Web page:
DOJ Comments On SEC Market Structure Proposals

The DOJ urged the SEC to consider all interactions with its four proposals when they are taken together, a concern shared by many in the financial industry.

The Department of Justice’s Antitrust Division wrote a comment letter on Tuesday to the Securities and Exchange Commission warning of possible negative interactions between the four market structure rules proposed in December.

The comment period for the SEC’s market structure reforms officially ended on March 31.

The four market structure proposals would require broker/dealers to disclose order execution quality (Rule 605), require wholesalers to conduct auctions for certain retail orders (order competition rule), take over enforcement of Regulation Best Execution from FINRA and reduce tick-sizes for national market exchanges.

The DOJ praised the efforts of the SEC to promote competition, which all four proposals seek to do. The letter noted that competitive auctions would promote transparency and competition for retail orders and that tick-size reductions would help slower traders at exchanges.

The Antitrust Division also cautioned the SEC against implementing all of these changes at once, since they could interfere with one another. This is a common criticism of these proposals, but the DOJ’s letter included examples of hypothetical interactions.

The DOJ said tick-size reductions for exchanges could move order volume from wholesalers to exchanges, which would then reduce the number of orders that are subject to auctions, since that rule only applies to wholesalers. Additionally, the SEC’s Reg BE proposal requires broker/dealers to consider the competition present in a market when executing an order, a process which would be influenced by the auctions now required of wholesalers.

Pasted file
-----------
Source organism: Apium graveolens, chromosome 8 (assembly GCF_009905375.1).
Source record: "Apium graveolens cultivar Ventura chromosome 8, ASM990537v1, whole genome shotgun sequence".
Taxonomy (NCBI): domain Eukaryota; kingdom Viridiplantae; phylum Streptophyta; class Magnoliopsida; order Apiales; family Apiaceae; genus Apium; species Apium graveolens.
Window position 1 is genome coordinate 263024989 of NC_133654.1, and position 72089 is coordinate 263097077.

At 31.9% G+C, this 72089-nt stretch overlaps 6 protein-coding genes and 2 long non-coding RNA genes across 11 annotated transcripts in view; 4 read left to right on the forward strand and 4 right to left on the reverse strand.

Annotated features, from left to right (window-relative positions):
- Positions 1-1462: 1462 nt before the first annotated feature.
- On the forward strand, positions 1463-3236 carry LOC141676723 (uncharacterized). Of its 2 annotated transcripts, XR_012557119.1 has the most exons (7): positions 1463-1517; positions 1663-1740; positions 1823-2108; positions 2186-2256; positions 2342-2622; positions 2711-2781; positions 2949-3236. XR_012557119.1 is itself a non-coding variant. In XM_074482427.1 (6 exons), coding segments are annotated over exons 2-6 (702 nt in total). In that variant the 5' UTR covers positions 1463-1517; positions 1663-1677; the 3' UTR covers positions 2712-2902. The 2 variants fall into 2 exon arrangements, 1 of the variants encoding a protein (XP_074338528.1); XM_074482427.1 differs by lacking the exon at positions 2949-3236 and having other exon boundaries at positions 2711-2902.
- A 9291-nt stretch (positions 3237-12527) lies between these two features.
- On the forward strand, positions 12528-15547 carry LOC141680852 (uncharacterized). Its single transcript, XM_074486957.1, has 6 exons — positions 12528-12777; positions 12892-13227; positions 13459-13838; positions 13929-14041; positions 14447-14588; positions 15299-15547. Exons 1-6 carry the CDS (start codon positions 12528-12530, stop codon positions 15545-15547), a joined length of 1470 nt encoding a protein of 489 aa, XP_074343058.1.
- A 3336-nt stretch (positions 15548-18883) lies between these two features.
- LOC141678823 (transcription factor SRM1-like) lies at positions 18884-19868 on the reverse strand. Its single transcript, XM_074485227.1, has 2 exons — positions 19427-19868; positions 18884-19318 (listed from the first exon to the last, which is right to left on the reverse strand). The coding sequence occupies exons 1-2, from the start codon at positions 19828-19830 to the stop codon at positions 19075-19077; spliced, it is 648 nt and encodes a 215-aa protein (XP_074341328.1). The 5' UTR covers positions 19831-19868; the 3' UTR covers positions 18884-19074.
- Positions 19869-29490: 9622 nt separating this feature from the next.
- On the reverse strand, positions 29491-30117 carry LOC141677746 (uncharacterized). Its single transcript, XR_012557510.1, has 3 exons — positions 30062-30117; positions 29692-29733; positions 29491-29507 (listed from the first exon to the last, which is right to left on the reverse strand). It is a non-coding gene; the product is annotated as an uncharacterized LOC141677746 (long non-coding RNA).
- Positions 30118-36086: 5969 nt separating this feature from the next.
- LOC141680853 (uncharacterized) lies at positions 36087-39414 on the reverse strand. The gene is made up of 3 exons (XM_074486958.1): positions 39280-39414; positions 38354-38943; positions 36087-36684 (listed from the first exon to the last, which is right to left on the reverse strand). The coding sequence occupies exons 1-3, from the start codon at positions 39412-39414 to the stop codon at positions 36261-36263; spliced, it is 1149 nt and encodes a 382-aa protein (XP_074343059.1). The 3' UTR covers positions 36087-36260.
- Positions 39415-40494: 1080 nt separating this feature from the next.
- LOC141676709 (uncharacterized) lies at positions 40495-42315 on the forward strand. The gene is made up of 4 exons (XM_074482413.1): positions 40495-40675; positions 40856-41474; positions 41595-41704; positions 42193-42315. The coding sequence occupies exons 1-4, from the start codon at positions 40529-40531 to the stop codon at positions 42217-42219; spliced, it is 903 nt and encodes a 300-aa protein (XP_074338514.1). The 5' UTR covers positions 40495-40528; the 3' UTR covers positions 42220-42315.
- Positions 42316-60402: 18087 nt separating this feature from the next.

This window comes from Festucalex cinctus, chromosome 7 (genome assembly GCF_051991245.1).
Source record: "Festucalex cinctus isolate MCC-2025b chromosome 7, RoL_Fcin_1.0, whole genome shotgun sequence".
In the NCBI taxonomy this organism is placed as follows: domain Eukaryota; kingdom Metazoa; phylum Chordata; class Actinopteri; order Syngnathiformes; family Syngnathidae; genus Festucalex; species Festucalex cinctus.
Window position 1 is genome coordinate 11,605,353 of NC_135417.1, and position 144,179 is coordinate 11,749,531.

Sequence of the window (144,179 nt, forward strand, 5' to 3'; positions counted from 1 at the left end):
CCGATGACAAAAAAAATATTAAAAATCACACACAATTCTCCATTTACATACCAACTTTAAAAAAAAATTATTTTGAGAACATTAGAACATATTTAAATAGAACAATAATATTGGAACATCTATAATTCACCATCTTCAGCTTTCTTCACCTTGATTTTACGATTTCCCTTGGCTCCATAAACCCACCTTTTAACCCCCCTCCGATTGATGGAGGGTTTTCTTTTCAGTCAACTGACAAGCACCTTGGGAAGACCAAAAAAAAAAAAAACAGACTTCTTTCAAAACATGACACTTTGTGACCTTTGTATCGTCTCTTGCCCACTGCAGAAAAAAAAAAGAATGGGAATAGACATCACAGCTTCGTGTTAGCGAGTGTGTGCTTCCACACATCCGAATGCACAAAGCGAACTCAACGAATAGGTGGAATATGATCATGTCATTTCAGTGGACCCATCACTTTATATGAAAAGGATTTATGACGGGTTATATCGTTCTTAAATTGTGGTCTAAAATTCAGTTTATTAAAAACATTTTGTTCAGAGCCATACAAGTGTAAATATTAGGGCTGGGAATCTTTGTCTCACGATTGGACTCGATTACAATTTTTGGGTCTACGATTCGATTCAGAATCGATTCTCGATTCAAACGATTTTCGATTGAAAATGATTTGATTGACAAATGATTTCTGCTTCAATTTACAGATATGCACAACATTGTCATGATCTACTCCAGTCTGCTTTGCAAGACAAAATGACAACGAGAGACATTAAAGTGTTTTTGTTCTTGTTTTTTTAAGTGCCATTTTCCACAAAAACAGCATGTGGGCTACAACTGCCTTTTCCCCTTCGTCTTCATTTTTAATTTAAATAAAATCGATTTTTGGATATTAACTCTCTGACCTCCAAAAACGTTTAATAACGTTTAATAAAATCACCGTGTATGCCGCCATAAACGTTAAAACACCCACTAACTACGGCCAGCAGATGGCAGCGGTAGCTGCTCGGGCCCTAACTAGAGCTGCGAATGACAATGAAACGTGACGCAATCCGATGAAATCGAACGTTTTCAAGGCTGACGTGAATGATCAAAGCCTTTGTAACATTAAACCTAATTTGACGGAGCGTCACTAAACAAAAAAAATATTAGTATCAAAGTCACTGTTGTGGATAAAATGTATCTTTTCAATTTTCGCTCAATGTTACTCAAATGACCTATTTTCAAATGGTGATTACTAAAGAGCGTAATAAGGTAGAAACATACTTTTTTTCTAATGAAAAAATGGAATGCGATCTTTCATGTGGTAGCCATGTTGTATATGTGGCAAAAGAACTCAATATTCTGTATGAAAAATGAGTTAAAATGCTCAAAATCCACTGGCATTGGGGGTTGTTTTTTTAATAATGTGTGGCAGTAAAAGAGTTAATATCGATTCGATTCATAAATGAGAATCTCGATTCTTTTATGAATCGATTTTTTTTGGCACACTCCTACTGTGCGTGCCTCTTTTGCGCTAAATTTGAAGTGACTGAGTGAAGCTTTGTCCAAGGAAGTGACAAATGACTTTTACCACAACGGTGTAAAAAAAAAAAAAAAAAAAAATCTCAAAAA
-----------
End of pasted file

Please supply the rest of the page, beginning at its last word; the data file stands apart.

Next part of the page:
In short, the DOJ encouraged the SEC to be sure that, when taken together rather than in isolation, these proposals promote competition.

Many other actors have recommended that the SEC implement these rules sequentially, if at all, including JP Morgan and Vanguard.

Vanguard expressed strong support for the Rule 605 proposal, perhaps the least controversial of the four, and said it should be prioritized. This change would empower investors to find the best execution for their trades, since brokers would have to disclose their order execution quality publicly.

JP Morgan concurred and said Rule 605 and tick-size changes should be implemented first, with Reg BE implemented later when the impacts of the first two are more established. JP Morgan urged the SEC to abandon the auction proposal because, “It will negatively impact security prices for our clients” by slowing down the trading process long enough for others to notice an increase in demand and increase the price in response. In not accounting for this, the SEC overestimates the benefits to retail traders from the order competition rule, the firm commented.

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